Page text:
We Bring the Farm to You

Jul 15 2010 Published by under Uncategorized

Our school deep in East Oakland used to be a farm, and the farmer’s name is still on businesses and housing projects all over the neighborhood. When he died around 1910, the farmer deeded the land to the city on the condition that there always be nothing but a school there. There were two child development centers, two elementary schools, two middle schools, a playground and a softball field on the land, but we still got a nice big yard. Unlike other playgrounds, 6 portable classrooms didn’t really get in the way. In fact they provided a nice barrier between our yard and the middle school’s exercise yard on the other side of a chain-link fence.

Sometime in the spring of my first year there, a pair of big fat floppy-eared rabbits took up residence under Portable A, the first in the row of portables. They got in and out through a hole in one of the vents beneath the classroom, drank out of puddles, and spent all day sitting ten feet back from the hole staring back at the succession of children who laid down on the ground and reached through the hole up to their shoulders whenever the coaches were on the other side of the playground breaking up a fight. Within about a week you could follow the trail of cafeteria-issued baby carrot wrappers across the playground to the hole, but not everyone knew about the bunnies.

At this point in the year I was meeting frequently with my boss Lidia trying to wrap up the evaluation process for a couple of my students to see if they would qualify for special services. She mentioned one afternoon that the rabbits were going to be dealt with the next day; Animal Control was going to provide a trap. One of the rabbits had died, probably because an early-spring heat wave had dried up the last of the puddles, so it was cooking under the portable and it was only a matter of time before that attracted other nice plague-bearing animals.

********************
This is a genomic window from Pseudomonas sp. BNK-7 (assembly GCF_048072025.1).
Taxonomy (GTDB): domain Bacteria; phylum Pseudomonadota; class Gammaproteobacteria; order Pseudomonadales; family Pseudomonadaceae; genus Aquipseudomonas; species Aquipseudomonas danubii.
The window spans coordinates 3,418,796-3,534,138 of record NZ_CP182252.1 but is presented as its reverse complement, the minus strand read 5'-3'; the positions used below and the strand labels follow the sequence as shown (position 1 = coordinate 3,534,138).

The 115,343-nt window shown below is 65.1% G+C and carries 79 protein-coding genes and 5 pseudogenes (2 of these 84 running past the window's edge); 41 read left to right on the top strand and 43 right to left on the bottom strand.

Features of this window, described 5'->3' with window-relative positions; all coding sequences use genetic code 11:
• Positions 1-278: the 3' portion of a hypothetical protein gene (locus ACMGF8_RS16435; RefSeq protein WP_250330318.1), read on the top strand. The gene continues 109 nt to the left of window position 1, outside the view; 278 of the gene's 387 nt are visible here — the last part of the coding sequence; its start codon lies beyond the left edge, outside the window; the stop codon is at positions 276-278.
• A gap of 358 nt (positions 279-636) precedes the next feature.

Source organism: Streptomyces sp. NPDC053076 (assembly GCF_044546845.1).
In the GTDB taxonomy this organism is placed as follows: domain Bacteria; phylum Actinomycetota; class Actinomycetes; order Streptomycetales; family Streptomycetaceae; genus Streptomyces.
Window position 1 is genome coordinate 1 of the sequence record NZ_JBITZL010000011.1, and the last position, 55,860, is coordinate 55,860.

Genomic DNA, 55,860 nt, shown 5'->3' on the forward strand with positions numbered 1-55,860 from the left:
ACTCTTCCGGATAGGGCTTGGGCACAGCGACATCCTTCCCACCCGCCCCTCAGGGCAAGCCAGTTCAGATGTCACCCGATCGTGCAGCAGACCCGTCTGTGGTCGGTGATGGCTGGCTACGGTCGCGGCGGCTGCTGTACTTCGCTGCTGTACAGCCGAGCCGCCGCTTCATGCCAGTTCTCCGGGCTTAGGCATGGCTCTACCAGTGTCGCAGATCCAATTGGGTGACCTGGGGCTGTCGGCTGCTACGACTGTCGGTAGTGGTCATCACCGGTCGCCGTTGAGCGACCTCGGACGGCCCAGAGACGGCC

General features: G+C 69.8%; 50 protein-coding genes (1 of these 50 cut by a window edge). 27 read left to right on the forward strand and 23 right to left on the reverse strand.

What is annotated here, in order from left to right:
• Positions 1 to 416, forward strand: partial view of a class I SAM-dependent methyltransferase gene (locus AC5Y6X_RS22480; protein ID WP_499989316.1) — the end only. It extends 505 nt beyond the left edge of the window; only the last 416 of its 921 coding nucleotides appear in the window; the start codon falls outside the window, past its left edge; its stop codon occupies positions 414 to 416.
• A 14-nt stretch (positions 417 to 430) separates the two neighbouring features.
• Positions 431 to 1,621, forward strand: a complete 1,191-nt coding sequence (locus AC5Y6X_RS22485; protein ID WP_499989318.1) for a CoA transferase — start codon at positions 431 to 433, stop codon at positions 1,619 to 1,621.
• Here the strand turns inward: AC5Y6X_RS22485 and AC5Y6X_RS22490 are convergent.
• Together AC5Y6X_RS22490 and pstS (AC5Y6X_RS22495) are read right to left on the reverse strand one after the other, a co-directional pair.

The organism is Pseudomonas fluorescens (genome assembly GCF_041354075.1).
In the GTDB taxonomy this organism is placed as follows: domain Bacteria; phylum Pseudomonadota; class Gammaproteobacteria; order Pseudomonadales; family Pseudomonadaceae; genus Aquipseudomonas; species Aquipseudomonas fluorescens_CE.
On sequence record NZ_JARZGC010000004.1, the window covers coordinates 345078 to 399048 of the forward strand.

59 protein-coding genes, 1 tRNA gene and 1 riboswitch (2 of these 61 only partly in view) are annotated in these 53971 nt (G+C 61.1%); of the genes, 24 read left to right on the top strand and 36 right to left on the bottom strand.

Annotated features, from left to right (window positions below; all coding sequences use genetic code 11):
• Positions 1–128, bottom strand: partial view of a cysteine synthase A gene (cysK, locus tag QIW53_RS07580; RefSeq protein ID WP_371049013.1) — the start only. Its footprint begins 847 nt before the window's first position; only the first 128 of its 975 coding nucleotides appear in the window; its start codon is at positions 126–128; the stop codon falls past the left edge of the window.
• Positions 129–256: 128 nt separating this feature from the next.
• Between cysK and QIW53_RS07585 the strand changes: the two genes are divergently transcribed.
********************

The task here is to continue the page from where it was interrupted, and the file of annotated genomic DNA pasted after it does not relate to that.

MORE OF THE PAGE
The other rabbit had produced a handful of small rabbits.

We had an ancient PA system whose wires were one with the plaster inside the foot-thick walls. When the large elementary school got reconstituted into two smaller schools with two principals and two office staffs, there was no cutting of wires and giving each school their own PA system. Everyone had to listen to everyone’s announcements, which often came right before the end of the school day.

The other school started and finished their day 25 minutes ahead of us. Our dismissal was at 2:55. At 2:53 the next day, Lidia got on the PA.

“Please pardon this interruption. Boys and girls, as you know there are rabbits living under Portable A. We all love rabbits and I know some of you have been feeding them, but we need to leave the bunnies alone. We need to not feed them carrots, we need to not leave water for them. We shouldn’t try to reach through the hole to them. Mr. Jacques is going to be setting out a cage for them so we can take the bunnies to find a home. Please stay away from Portable A when you leave your classrooms. Have a good afternoon!”

This is what the children heard:

Blah blah blah blah blah RABBITS blah blah PORTABLE A blah WE ALL LOVE RABBITS blah blah blah BUNNIES blah blah blah FEED THEM CARROTS blah blah LEAVE WATER FOR THEM blah blah blah REACH THROUGH THE HOLE blah blah blah TAKE THE BUNNIES blah HOME blah blah blah HAVE A GOOD AFTERNOON.”

Then the bell rang.

By the time I had checked all twenty cubbies, shut the door and crossed to my bank of windows facing the yard, all two hundred sixty of our children and about 50 kids from the other school’s after school program had sprinted across the playground and crowded around the side of the portable. Mr. Jacques was trying to swim through them, holding aloft a medium-sized Havahart trap. After several minutes and a lot of whistle blowing enough kids dispersed that he was able to affix it to the portable’s frame.

Early the next morning the other principal’s truck and Animal Control were parked on the playground to block everybody’s view of the box full of live rabbits and the disposal of what was left of the dead one.

Ever wonder what teachers do when they get together for holiday parties? We drink pitchers of margaritas and re-enact this stuff. Including the crowd-surfing.

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